Title: The Gospel and the Mind: Recovering and Shaping the Intellectual Life
Author: Bradley G. Green
Publisher: Crossway (2010)
What does the gospel have to do our intellectual life? While some would argue that it has nothing to do with it at all, it’s interesting to note that, “wherever the gospel goes, it seems to generate intellectual deliberation and inquiry” (p. 12).
Why? What is it about the gospel that it encourages deep thinking?
And why is it that, “when the gospel ceases to permeate and influence a given culture, we often see a confused understanding of the possibility of knowledge and the meaning of our thoughts”? (p. 19)
Is there a connection between the loss of the gospel’s hold on the modern world and the modern world’s increasing skepticism about the viability, purpose, meaning, and possibility of an intellectual life? (p. 21)
In The Gospel and the Mind: Recovering and Shaping the Intellectual Life, author Bradley G. Green proposes a two-part answer to this challenging question. He argues that:
- The Christian vision of God, man, and the world provides the necessary precondition for the recovery of any meaningful intellectual life.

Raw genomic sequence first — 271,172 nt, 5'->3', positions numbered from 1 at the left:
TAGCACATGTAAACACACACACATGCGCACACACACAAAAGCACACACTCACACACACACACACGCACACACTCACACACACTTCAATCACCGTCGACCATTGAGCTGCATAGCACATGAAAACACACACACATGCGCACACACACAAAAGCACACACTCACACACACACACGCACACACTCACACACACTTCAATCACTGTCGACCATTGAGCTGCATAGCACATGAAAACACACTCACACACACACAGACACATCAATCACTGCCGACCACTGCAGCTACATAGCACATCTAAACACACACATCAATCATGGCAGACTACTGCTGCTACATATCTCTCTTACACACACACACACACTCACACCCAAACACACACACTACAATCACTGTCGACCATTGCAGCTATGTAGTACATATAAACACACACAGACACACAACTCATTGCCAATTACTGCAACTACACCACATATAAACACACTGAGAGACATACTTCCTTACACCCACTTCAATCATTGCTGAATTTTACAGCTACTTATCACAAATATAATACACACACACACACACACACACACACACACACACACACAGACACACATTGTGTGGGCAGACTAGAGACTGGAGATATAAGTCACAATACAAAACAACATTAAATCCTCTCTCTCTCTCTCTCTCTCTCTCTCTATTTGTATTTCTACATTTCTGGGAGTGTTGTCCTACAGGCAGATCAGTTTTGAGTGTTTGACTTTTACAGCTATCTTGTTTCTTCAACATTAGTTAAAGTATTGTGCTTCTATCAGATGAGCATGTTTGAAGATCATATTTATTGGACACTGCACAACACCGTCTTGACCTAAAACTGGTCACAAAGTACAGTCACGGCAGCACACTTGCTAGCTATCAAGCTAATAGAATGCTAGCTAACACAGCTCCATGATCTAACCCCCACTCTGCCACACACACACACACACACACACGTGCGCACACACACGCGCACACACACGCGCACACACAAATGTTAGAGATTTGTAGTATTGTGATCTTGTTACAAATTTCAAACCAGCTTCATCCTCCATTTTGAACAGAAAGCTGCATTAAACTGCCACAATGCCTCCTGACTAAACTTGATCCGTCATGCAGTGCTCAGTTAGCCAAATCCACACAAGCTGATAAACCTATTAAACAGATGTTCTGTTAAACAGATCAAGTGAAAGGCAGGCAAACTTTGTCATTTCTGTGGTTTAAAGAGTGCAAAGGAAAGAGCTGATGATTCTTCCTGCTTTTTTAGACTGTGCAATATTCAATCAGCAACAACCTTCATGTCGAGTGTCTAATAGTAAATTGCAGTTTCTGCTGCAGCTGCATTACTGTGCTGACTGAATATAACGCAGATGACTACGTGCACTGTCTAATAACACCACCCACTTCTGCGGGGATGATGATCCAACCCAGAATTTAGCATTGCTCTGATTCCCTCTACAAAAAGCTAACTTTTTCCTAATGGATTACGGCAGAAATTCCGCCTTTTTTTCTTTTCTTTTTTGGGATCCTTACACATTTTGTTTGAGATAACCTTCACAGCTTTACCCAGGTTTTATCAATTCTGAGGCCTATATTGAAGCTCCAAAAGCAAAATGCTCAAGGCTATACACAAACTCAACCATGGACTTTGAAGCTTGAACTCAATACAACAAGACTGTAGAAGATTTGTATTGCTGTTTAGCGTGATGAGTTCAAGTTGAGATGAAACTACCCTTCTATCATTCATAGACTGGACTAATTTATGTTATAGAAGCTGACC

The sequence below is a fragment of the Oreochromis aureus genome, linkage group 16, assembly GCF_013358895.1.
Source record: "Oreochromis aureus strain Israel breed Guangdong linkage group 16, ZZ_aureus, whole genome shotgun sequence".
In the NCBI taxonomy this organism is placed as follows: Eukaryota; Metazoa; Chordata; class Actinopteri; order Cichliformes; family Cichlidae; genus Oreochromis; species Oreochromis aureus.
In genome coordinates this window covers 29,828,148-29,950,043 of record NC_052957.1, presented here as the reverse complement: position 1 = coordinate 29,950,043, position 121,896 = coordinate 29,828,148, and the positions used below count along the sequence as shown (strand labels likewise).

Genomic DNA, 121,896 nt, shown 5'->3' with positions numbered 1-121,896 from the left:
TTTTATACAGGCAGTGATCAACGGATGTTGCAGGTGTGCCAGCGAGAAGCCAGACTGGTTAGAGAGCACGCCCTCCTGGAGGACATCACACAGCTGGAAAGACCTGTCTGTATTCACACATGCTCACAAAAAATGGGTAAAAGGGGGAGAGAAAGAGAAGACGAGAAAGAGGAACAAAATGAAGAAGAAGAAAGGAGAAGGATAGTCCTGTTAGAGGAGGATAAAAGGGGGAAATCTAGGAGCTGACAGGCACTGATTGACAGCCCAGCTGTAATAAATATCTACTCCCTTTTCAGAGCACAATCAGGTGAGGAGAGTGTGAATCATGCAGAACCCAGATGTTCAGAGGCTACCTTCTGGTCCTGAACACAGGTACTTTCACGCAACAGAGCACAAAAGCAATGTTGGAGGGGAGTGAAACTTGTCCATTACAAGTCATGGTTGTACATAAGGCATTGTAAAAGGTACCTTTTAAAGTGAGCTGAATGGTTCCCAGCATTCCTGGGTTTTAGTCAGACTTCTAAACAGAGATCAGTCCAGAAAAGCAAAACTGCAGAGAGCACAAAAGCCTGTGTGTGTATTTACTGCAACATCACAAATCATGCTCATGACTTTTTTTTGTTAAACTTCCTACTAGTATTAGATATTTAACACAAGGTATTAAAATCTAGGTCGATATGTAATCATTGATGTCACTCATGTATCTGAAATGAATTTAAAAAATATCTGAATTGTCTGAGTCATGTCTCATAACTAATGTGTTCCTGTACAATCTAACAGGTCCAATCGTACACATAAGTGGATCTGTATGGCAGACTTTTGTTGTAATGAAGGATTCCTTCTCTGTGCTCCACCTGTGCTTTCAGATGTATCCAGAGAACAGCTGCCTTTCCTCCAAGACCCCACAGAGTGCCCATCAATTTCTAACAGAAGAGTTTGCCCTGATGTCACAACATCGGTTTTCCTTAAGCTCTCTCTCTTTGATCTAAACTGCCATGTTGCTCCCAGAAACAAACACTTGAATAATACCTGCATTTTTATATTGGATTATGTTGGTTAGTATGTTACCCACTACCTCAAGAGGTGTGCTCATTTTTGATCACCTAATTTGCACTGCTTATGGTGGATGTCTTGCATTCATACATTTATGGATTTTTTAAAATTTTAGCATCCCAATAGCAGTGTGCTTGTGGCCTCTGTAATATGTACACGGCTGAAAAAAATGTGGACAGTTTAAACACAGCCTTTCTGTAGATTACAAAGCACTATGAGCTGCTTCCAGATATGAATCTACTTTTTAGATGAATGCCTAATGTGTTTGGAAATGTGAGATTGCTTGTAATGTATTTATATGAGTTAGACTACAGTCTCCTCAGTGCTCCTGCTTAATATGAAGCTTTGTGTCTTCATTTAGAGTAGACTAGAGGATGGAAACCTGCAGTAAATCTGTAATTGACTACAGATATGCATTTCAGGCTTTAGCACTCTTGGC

- The Christian vision of God, man, and the world offers a particular, unique understanding of what the intellectual life looks like.
Green supports his argument by examining five themes:
- That the doctrine of Creation provides the necessary basis for any intellectual pursuit at all. “Without a robust understanding of creation and history, we cannot—ultimately—account for the nature of the intellectual life,” writes Green. (p. 50)
- That a compelling vision drives the intellectual life. For the Christian, the vision (or “telos” as Green puts it) is that we will one day see Christ face-to-face and know Him fully even as we are fully known (cf. 1 Cor. 13:12). “With the loss of this sense of a telos . . . there has been a corresponding confusion in thought [that] leads ultimately to nihilism.” (p. 176) Continue Reading…